“We as studio owners do not take a profit from the business. We do our pay our teachers and we do pay rent, but it’s something that we basically run as volunteers as a service to the community,” Arthur said.
In terms of filling a niche among the yoga studios in Lawrence, Arthur said that Westside’s location and their accessible and inclusive classes are what set them apart. The studio offers a class called curvy yoga, as well a class designed for seniors.
“We try to make sure that our studio is a place where anyone can do yoga and where everyone feels comfortable,” Arthur said.
The Yoga Center of Lawrence, 920 Massachusetts St., has been in operation since 1999 and is the longest-standing yoga business in town. Jack Krebs, who co-owns the Yoga Center with his wife, Jill Krebs, said that with a progressive curriculum that focuses on the very specific and disciplined Iyengar style of yoga, the Yoga Center of Lawrence sees itself as more of a school; a place where people learn proper alignment of yoga poses, rather than a studio, in which people go to get a workout while doing yoga poses.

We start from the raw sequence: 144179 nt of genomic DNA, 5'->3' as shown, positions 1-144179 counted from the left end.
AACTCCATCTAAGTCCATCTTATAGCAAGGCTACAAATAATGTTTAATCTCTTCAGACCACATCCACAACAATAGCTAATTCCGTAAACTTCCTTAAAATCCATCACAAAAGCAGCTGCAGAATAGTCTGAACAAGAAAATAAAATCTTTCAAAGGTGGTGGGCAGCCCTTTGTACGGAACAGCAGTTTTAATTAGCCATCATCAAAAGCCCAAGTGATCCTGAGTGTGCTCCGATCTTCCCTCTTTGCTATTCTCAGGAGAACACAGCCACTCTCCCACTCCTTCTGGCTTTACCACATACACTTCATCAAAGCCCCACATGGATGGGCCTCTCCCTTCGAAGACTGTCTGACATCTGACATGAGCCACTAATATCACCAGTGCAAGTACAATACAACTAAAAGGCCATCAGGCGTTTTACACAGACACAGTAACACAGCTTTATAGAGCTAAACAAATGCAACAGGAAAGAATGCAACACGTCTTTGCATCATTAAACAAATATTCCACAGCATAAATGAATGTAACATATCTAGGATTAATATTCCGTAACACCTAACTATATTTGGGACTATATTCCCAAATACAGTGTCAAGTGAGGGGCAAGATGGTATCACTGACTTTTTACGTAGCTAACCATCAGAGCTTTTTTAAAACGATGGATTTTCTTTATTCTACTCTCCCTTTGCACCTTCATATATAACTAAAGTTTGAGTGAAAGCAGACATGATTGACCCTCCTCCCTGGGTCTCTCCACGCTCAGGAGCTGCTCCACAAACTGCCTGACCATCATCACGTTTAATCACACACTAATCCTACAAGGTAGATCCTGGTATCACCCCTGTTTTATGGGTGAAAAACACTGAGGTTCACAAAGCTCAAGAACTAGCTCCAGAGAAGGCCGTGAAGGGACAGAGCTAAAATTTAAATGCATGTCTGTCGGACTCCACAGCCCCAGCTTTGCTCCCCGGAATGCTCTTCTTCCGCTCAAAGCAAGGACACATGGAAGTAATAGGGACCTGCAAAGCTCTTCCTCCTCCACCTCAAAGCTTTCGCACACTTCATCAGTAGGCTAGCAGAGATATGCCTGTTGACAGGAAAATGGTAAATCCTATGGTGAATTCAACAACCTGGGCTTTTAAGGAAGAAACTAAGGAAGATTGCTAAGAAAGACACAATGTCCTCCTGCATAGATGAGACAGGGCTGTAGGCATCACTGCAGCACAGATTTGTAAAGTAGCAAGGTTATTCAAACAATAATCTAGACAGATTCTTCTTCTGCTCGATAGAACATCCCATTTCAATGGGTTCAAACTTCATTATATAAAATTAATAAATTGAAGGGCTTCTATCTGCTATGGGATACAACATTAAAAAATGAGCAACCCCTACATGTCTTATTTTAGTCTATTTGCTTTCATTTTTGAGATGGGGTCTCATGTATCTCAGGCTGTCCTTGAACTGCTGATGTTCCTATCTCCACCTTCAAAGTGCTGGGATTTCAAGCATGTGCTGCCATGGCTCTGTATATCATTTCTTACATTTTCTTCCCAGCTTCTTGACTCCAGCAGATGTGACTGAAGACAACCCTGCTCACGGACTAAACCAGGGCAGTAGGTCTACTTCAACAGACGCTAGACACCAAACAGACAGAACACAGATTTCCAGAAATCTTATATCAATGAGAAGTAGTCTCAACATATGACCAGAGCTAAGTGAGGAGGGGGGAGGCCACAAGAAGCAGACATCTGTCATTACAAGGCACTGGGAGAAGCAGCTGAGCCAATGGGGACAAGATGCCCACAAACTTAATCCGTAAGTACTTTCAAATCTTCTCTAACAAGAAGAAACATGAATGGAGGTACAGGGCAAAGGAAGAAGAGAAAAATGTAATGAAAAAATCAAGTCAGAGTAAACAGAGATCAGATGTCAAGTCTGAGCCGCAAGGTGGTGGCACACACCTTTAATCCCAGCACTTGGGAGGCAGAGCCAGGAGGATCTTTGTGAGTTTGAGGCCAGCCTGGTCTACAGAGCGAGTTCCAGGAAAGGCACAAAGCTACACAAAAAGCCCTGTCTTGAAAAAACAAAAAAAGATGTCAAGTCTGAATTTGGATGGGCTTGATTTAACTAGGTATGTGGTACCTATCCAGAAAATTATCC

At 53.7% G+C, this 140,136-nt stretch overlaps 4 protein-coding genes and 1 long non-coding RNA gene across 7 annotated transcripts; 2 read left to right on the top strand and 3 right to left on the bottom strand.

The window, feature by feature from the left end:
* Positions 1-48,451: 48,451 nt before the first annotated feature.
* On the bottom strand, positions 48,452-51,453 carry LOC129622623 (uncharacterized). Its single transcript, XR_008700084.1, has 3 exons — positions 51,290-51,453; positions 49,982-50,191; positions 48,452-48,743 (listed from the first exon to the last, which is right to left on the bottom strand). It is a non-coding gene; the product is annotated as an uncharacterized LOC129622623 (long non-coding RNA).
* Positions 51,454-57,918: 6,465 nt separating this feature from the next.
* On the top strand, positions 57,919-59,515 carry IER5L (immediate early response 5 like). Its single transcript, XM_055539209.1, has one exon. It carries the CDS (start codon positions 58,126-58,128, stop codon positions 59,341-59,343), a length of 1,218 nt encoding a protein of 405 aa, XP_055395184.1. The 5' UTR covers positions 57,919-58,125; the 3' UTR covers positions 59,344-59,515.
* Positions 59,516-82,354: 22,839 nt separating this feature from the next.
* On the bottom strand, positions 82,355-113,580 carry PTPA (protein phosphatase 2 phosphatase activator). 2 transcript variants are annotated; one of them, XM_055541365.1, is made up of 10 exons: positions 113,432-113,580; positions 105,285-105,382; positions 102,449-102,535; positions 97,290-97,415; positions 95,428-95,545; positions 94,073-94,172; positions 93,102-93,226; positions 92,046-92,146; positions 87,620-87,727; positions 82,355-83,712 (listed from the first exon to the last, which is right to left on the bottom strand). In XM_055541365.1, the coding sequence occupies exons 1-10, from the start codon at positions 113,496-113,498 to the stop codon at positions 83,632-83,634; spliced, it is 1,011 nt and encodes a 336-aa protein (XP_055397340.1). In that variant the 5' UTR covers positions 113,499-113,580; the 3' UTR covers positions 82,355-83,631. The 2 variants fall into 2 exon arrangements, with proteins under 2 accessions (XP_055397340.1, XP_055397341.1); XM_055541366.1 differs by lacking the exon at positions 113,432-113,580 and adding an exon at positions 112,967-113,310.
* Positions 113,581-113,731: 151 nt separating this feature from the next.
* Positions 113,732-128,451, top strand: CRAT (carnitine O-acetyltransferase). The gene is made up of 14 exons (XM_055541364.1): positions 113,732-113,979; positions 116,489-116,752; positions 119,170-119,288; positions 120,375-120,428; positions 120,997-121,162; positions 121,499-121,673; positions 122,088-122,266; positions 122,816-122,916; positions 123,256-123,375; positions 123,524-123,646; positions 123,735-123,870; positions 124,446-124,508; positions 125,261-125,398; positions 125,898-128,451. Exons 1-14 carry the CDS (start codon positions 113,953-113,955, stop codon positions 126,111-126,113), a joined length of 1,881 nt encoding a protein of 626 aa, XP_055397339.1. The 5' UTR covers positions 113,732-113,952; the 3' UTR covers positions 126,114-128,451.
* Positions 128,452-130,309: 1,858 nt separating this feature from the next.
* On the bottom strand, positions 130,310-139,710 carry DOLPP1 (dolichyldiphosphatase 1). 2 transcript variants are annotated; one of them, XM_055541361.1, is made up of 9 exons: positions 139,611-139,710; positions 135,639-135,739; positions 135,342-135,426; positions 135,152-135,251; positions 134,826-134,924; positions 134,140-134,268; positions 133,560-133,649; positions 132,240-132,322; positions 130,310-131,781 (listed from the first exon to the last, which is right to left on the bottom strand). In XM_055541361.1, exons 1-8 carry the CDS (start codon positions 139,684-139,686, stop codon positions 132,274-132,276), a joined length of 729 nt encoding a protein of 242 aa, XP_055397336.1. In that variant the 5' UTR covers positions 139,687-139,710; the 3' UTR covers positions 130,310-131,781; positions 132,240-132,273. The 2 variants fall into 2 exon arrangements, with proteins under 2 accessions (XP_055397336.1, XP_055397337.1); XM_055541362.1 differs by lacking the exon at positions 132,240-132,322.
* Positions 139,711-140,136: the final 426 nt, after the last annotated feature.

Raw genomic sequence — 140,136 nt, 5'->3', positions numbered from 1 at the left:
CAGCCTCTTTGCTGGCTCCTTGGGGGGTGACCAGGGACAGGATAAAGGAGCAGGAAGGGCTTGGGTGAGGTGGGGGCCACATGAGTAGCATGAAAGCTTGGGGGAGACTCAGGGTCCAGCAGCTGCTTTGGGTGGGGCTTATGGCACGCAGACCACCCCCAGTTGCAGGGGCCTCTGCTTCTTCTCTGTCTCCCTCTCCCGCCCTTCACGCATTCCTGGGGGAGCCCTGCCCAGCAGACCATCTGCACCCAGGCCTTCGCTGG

Both Jack and Jill have other sources of income beyond the Yoga Center, but are constantly thinking about the business and doing small tasks related to the Yoga Center.
“We look at what we so as a service to the community, but we also want it to be economically viable for the time we put into it. We are professionals and don’t want to work for six dollars an hour,” he said. “But the balance in terms of the time that we put into the center and what we make – it’s hard to pin down.”
For Harley, opening Om Tree has forced her to spend more time focusing on the nuts and bolts of the business, which was a tough adjustment from focusing solely on teaching. However, applying the principles of yoga to how she conducts business has been a welcome challenge, she said.
“That is the ultimate yoga for me now – doing the yoga of being a fair and just business owner,” Harley said. “Every decision I make I am asking myself is this yogic or not. Usually it’s very to tell. Your gut we tell you.”